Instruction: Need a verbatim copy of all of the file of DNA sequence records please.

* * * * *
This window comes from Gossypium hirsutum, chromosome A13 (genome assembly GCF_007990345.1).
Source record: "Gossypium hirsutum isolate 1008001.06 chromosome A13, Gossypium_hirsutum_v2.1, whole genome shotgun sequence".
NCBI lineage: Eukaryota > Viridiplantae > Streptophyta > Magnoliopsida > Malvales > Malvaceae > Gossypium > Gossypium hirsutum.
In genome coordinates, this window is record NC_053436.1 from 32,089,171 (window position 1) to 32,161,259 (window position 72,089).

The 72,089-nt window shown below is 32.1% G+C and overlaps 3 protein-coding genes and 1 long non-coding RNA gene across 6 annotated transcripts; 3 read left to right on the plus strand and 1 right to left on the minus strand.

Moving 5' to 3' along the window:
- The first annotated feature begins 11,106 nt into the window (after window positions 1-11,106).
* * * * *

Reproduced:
This window comes from Gossypium hirsutum, chromosome A13 (genome assembly GCF_007990345.1).
Source record: "Gossypium hirsutum isolate 1008001.06 chromosome A13, Gossypium_hirsutum_v2.1, whole genome shotgun sequence".
NCBI lineage: Eukaryota > Viridiplantae > Streptophyta > Magnoliopsida > Malvales > Malvaceae > Gossypium > Gossypium hirsutum.
In genome coordinates, this window is record NC_053436.1 from 32,089,171 (window position 1) to 32,161,259 (window position 72,089).

The 72,089-nt window shown below is 32.1% G+C and overlaps 3 protein-coding genes and 1 long non-coding RNA gene across 6 annotated transcripts; 3 read left to right on the plus strand and 1 right to left on the minus strand.

Moving 5' to 3' along the window:
- The first annotated feature begins 11,106 nt into the window (after window positions 1-11,106).